Visa entered 2018 well positioned for further growth. The use of credit and debit cards is only going to increase, while the company's deepening involvement in digital solutions should grow its take from such transactions. But even if this year smashes records, it'll have a tough act to follow -- as far as the company is concerned, 2017 was one for the ages.

This article represents the opinion of the writer, who may disagree with the “official” recommendation position of a Motley Fool premium advisory service. We’re motley! Questioning an investing thesis – even one of our own – helps us all think critically about investing and make decisions that help us become smarter, happier, and richer.

Invest Smarter with The Motley Fool

Join Over 1 Million Premium Members Receiving…

  • New Stock Picks Each Month
  • Detailed Analysis of Companies
  • Model Portfolios
  • Live Streaming During Market Hours
  • And Much More
Get Started Now

Stocks Mentioned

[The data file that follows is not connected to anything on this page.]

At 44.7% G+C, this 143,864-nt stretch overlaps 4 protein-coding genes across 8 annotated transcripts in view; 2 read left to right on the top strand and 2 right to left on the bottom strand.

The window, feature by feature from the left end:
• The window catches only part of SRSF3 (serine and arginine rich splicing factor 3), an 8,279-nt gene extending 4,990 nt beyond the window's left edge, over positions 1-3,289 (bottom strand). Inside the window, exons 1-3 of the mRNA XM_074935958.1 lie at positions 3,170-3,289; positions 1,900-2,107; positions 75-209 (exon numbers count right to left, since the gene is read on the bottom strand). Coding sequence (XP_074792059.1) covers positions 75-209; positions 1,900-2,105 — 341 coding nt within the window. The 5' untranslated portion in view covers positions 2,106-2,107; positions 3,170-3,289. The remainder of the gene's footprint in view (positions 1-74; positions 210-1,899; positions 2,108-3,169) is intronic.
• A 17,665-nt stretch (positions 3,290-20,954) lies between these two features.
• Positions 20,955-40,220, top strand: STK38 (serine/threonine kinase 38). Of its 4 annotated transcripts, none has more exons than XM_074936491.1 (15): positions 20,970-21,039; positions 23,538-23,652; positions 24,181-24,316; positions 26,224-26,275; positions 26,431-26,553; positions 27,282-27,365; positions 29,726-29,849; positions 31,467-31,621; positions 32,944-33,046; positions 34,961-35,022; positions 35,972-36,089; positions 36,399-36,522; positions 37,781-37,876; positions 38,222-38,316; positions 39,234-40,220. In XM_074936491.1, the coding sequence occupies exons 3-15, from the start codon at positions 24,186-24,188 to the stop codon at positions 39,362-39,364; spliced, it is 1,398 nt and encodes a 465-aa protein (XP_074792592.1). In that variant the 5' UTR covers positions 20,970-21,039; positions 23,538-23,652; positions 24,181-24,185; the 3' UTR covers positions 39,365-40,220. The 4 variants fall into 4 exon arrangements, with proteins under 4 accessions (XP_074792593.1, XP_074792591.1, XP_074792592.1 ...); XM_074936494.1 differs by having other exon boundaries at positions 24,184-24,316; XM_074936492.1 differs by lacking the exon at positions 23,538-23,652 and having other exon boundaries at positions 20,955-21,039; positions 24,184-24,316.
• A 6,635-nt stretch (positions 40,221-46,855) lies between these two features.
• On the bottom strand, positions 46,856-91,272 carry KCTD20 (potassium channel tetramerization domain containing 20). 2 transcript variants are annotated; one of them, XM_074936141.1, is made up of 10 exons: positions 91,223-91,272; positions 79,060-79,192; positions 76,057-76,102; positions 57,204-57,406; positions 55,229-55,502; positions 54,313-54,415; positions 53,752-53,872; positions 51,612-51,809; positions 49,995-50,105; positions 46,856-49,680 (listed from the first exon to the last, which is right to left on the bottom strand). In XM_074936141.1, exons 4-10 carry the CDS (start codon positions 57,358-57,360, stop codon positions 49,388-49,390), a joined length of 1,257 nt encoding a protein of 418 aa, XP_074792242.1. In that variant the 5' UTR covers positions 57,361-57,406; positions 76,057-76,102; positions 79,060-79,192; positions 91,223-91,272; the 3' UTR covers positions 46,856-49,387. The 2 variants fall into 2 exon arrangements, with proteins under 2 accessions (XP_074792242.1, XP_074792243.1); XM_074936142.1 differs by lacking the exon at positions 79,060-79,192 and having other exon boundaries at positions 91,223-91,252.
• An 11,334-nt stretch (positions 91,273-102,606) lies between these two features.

Visa Inc. Stock Quote
Visa Inc.
$192.58 (-0.61%) $-1.19
Costco Wholesale Corporation Stock Quote
Costco Wholesale Corporation
$540.12 (0.14%) $0.74
Mastercard Incorporated Stock Quote
Mastercard Incorporated
$309.80 (-1.63%) $-5.12
American Express Company Stock Quote
American Express Company
$152.75 (0.29%) $0.45
PayPal Holdings, Inc. Stock Quote
PayPal Holdings, Inc.
$183.06 (-0.99%) $-1.83

*Average returns of all recommendations since inception. Cost basis and return based on previous market day close.

Related Articles

Motley Fool Returns

Motley Fool Stock Advisor

Market-beating stocks from our award-winning service.

Stock Advisor Returns
S&P 500 Returns

Calculated by average return of all stock recommendations since inception of the Stock Advisor service in February of 2002. Returns as of 12/01/2021.

Discounted offers are only available to new members. Stock Advisor list price is $199 per year.

Our Most Popular Articles

Premium Investing Services

Invest better with the Motley Fool. Get stock recommendations, portfolio guidance, and more from the Motley Fool's premium services.